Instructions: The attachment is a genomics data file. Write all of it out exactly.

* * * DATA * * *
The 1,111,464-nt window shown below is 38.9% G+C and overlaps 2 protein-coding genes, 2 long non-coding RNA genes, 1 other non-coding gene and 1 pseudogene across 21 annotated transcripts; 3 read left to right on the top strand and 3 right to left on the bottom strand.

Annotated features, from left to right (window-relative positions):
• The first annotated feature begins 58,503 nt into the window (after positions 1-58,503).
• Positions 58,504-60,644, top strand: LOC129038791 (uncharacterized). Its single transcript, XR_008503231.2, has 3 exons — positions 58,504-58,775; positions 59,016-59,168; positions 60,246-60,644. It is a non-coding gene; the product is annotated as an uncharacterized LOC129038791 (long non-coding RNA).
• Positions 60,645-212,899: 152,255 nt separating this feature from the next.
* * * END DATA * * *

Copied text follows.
The 1,111,464-nt window shown below is 38.9% G+C and overlaps 2 protein-coding genes, 2 long non-coding RNA genes, 1 other non-coding gene and 1 pseudogene across 21 annotated transcripts; 3 read left to right on the top strand and 3 right to left on the bottom strand.

Annotated features, from left to right (window-relative positions):
• The first annotated feature begins 58,503 nt into the window (after positions 1-58,503).
• Positions 58,504-60,644, top strand: LOC129038791 (uncharacterized). Its single transcript, XR_008503231.2, has 3 exons — positions 58,504-58,775; positions 59,016-59,168; positions 60,246-60,644. It is a non-coding gene; the product is annotated as an uncharacterized LOC129038791 (long non-coding RNA).
• Positions 60,645-212,899: 152,255 nt separating this feature from the next.